A violent battle Is proceeding on the Allies' left, between Nieuport and the Lys. The enemy's losses a're heavy. Fearful slaughter is reported from tho Argortno district. An... entire Cerman Infantry regiment was wiped out. At Villa la Chapolle the British artillery bomtoardod the Cerman position from dawn till 3 p.m. Then came the bayonet. The enemy lost 6,000 killed. The Belgians, before quitting Antwerp, destroyed the cold storage maohinery, sank 60 lighters, blew up the look gates, and destroyed £4,000,000 worth of stores. Glamorganshire (Wales) sends 37,000 recruits to Lord Kitohener. The famous Coeben and Breslau hurriedly return to the shelter of the Bosphorus, to get out of the way of the Allies' guns. COUNT BERNSTORFF'S LATEST THE RIGHT TO LAND TROOPS IN CANADA. Press Association—By Telegraph—Copyright. WASHINGTON, October 26. (Received October 27, at 2.25 p.m.) Count Bernstorff claims that Germany has a right to land troops in Canada, if possible, because Canada i<, sending tioov.s against Germany Such a step, he says, would be no infringement of the Monro--Dortrinc. MARITZ'S SORE STRAITS. PRETORIA, October 26. (Received October 27, at 2.25 p.m.) Colonel Van Dcrventer is engaging Maritz at Calvinia. Ninetv-two rebels surrendeied to Scouts, who also captured two maxims. OVERSEAS CLUB. This organisation is still active, and satisfactory results axe being obtained. Donor 3 of" money and kind still continue to contribute freely, and the ladies, who have worked so consistently in the interests of distressed Britishers and Belgians, have, every reason to be proud of the success which has attended thenefforts. This; morning the sum of £SO was handed over to Mr G. L. Denniston, Belgian Consul, who has undertaken to remit the amount by cable to the sufferers by the war. This'is the second sum remitted by the Overseas (Hub, who do not aim at forwarding large sums, but aim at assisting the. distressed in a thoroughly practical and praiseworthy manner. Tho members of the Dunedin branch of the Overseas Club will be pleased to learn that the lady workers connected with the organisation'have adopted such a practical method of furthering the objects of the club. The following additional donations gratefully acknowledged : —Mrs AY. Easton, "K.E.5.." Mrs'lJowortli (Mornington). Mrs Pleace. Miss V. Campbell. Mrs John Moloney. "Overseas Member" (a large parcel of new clothing), Mesdnmes. Biaithwaite. Brown, Hutcheson, Gibbs (Albert street), and Smith (822 George street). Miss Lnidlav (Mata.kanui. dolls and toys), and *'A Few Tapsnui Ladies" and " Overseas." OTACO MATTERS. Recruiting for the next reinforcement is being continued, but the result is not very gratifying. So far. some 30 applicants have passed the various tests. Altogether 94 are required to complete Ot&go's quota. The local authorities have not yet been advised as to what number of remounts are required for the next reinforcement, a,nd consequently purchases arc not at present being ma<ie." It is expected, however, that additional horses will be required from Otago. Tho Public Service Commissioners are inviting applications for clerks to take the place of the Staff officers and non■;ommis.>iftT\e<l oilieeis who.;.r* services have been accepted in the Expeditionary It is assumed that the Staff sergeantsmajor and sergeant-instructors will be.requirrd to demote the whole of their time to instructive purposes, and that the new appointees will undertake the office duties incidental to the positions. SHIPS AND THE SEA. The outbreak of war found a number of German and Anstro-Hungarian vessels under construction in British ship yards (says ' Fairplay'), and there is now considerable speculation regarding what is to be done with thorn. The Government could, no doubt, if they required the tonnage, take over each vessel aw .she is completed, just as they took ovor tho Turkish and Chilian warships. They could probably do it with more justification, ;»s the ships were ordered by nations with which we arc now at war, while the others wero not. Cut as the British mercantile marine is sufficient for all their requirements, this is not at all likely to happen. What will really happen will depend almost wholly on the duration oi the war. Certainly tho tv.o Hamburg-America liners which are on order at Greenock n.nd Port Glasgow respectively, the Hungarian-Levant liner, and the' Royal Hungarian Sea "Adria" boat-—both at Port Glasgow—the Hunga-rian-Levant vessel at Low Walker; the four German steamers, and tho vessel for tho Umrnrio Croatia Company at Sunderland —not one of those can be delivered until peace is declared. Likely there arc a few others, of which no public, intimation Ims been given, so that British builders havo a good many vessels on their hand.-, the ownership of which is very uncc.itain. In one case construction is delayed because Krupp forgings had been ordered, and cinnot now be obtained. There will, it U expected, be some interesting "deals" before long, as the. shipbuilding firms cannot remain indefinitely out of their money, and must get the vessels olf their hands somehow. The twin eoiiieis. Proteus and Nereus, of Ihe United States Navy, which have lately been put into commission, are de. signed to carry fuel for either coal or oilburning vessels. These colliers—they may be styled "coilliers" some day—-ure 522 ft long and 62ft broad, and have a cargo capacity of 12,500 tons of coal or 900,000 gallons of fuel oil. They are driven by twin-screw engines, and ean attain a. speed of 14 knots an hour. Each ha? 11 large hatches and special equipment for quick, discharge. By means of this equipment two battleships can be coaled simultaneously, giving each over 800 ton? per hour. One local shipping firm at least is going to see what it ean do by way of cutting ihe Germans out, (writes the North-east Coast correspondent to tho London ' Shiplung World,' under date September 9b The Nautilus Steam Shipping Company, of Sunderland, is extending without further loss of time its service between Great Britain, Chili. Pern, and lvcuador. For many years it has maintained a service from the Clyde and Mersey to these South American countries, and now its vessels will load also at London and pick up at oilier British ports. Hitherto tha Koemos Line, of Hamburg, has been operating on this route, hut is now. of course, withdrawn- The Nautilus Company h,3s. already a. ship loading at London, aaid the promptitude of this new development deserves, as it will no doubt command, cessThe torpedo-boat destroyer Novik. recently built for. the Russian Navy, mad© a. maximum of 37.3 knots on her trial trip. This is equivalent to 43 miles an hour, and is claimed to be a new record for a vessel of this type. AT PORT CHALMERS. Everybody seems anxious to help in some way to bring the war to a close, but to some there seems to be a difficulty as to how such help may be rendered. * There fthould, however, 1>& no nuoh difficulty encountered, for the only way one can help k through the organised channels of help-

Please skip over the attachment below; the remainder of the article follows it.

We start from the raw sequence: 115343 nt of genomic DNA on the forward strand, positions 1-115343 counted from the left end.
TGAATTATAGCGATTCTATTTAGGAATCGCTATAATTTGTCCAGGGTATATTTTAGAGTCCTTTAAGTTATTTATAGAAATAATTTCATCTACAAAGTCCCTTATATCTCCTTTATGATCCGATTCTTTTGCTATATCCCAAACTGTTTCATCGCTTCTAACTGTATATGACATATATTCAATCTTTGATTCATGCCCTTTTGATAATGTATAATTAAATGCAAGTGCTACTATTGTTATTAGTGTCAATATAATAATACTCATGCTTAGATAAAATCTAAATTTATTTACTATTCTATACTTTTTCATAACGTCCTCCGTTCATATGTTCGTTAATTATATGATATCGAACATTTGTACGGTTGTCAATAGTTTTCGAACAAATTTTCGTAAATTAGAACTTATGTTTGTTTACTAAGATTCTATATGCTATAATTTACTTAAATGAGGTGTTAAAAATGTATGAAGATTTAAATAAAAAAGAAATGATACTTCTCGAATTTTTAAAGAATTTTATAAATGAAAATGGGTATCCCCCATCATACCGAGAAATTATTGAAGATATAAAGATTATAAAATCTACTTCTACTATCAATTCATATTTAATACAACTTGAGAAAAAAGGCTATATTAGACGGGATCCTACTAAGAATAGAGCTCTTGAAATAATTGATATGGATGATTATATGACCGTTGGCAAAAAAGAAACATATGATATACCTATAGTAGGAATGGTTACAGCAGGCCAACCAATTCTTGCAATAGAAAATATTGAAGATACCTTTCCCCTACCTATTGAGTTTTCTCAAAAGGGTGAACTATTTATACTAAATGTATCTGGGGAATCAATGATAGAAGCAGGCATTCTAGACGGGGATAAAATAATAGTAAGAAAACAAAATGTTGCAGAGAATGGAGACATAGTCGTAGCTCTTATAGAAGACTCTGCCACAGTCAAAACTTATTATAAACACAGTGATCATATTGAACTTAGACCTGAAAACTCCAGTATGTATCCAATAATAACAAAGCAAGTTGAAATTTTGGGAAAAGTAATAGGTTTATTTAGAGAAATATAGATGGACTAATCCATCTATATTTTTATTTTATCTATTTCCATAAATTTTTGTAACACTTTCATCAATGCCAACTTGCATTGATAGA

fulness—by helping those engaged in the war .and those suffering directly from the effects of it. To-night the Orphans' dub concert in the Town Hall will enable everybody to help, and at the earn* time to receive much enjoyment. The reputation of the German* for devastating countries in vliirli they operate. is no new thing. Friedrieh Von Gentz, the eminent German publicist, who acted as secretary to the Congress of Vienna, •writing to a friend from Cambrai in 1815, says:---"Of the terrible devastations which the whole road from Brussels to Paris Is said to havo suffered I have not yet seen a sign. Everything is a.s though in the deepest peace, and if one did not from time to time see foreign soldiers one would not suspect, that war is here. I suppose, however, that all that is said about thh in the papers refers to the Prussian military road. My good fortune has led me on to the English.'' In Kaj-e's "Lives of Indian Officers.' too. Wellington is reported to havo said, shortly after Waterloo: " The Prussians (he observed) behaved horridly, and had not only lost character, but their object, for more was destroyed than taken: and in such scenes oT Indiscriminate .pillage and harshness those who deserved to suffer often escaped, and the benefit, when there was any, generally fell to them who deserved it least. My doctrine,has always been the same (said he)—to go to work systematically; to play light with individuals but grind the State."
LATEST FROM EUROPE., Issue 15634, 27 October 1914